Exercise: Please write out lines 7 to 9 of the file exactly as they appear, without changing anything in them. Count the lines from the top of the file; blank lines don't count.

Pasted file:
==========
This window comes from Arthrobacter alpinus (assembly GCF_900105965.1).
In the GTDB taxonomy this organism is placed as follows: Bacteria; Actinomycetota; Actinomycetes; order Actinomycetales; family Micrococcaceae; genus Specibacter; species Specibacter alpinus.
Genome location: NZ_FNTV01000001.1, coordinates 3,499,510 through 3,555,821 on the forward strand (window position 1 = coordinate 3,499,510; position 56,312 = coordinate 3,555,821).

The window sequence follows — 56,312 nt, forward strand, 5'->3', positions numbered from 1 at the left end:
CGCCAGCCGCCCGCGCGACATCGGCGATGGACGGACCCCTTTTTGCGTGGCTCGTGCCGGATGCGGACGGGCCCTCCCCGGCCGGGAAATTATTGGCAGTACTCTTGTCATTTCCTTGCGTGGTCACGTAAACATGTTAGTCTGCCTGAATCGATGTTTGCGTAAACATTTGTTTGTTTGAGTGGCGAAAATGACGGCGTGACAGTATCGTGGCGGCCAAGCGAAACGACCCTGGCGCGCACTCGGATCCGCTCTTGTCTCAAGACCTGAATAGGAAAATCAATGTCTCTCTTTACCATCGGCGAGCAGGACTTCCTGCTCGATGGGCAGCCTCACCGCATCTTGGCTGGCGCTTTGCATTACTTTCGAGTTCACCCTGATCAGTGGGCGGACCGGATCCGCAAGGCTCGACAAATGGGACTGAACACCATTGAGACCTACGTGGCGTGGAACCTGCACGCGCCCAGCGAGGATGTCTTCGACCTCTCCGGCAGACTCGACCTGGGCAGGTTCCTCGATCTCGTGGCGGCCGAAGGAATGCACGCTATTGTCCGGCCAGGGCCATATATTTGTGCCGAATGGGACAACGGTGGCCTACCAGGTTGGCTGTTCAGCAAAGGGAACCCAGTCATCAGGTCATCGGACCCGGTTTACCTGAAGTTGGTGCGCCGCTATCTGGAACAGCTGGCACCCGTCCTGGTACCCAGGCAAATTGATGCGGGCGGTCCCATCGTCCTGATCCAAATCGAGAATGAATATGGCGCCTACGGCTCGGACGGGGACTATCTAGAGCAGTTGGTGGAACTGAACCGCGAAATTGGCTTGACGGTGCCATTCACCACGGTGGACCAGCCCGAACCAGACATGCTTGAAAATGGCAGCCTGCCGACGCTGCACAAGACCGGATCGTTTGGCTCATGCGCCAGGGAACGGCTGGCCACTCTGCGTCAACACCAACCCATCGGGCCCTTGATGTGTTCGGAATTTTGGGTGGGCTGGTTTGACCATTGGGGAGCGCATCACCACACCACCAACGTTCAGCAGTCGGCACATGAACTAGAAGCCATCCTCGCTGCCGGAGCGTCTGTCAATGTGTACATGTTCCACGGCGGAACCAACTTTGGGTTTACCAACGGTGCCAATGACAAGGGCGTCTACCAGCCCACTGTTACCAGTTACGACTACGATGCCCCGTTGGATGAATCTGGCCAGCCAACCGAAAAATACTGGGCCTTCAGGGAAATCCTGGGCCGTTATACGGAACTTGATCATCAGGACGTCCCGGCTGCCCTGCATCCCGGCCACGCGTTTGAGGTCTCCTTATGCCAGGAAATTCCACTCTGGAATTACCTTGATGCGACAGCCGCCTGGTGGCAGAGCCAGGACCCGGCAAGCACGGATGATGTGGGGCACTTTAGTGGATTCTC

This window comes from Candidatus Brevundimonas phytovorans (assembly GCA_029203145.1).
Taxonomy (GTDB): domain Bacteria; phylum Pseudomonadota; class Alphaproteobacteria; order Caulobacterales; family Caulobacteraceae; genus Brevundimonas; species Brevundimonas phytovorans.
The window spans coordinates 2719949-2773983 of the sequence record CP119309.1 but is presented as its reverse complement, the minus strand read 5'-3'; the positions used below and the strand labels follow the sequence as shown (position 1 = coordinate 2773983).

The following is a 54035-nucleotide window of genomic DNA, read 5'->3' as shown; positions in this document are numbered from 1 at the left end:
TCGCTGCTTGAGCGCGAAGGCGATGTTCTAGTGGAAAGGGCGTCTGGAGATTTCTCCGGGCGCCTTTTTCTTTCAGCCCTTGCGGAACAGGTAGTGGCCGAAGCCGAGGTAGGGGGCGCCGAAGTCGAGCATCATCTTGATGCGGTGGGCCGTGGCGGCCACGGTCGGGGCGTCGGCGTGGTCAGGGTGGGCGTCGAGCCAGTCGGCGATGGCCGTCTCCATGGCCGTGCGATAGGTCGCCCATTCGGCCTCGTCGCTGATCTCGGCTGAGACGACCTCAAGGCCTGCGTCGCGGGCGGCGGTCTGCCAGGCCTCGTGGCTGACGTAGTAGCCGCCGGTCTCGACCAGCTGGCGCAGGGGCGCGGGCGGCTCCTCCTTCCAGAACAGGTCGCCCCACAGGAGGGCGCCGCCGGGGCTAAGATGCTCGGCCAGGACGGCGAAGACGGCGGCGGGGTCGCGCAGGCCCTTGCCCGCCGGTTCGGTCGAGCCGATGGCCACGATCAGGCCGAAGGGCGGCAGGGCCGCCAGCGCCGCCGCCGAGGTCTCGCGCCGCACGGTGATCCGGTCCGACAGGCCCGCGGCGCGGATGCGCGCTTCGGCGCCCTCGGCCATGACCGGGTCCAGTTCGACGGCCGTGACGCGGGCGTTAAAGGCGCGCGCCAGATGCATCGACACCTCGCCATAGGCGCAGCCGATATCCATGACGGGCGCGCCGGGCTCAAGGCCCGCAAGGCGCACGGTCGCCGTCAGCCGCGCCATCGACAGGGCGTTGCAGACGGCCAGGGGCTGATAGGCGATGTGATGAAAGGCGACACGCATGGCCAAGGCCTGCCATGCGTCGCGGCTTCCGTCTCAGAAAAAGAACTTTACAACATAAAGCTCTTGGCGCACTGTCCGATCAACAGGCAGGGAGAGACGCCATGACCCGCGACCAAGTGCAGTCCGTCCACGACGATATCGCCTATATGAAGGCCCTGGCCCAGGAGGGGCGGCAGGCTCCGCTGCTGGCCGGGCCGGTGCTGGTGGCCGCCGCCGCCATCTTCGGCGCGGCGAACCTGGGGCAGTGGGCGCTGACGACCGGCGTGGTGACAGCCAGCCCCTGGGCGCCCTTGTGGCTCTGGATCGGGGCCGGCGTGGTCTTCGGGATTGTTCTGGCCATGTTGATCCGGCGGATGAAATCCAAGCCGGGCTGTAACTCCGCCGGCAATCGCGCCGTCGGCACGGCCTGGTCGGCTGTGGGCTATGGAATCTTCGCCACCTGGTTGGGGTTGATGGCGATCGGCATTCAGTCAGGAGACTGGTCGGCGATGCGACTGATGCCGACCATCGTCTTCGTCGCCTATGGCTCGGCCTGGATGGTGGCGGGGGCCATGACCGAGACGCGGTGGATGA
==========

Taxonomy (GTDB): domain Bacteria; phylum Pseudomonadota; class Alphaproteobacteria; order Caulobacterales; family Caulobacteraceae; genus Brevundimonas; species Brevundimonas phytovorans.
The window spans coordinates 2719949-2773983 of the sequence record CP119309.1 but is presented as its reverse complement, the minus strand read 5'-3'; the positions used below and the strand labels follow the sequence as shown (position 1 = coordinate 2773983).

The following is a 54035-nucleotide window of genomic DNA, read 5'->3' as shown; positions in this document are numbered from 1 at the left end: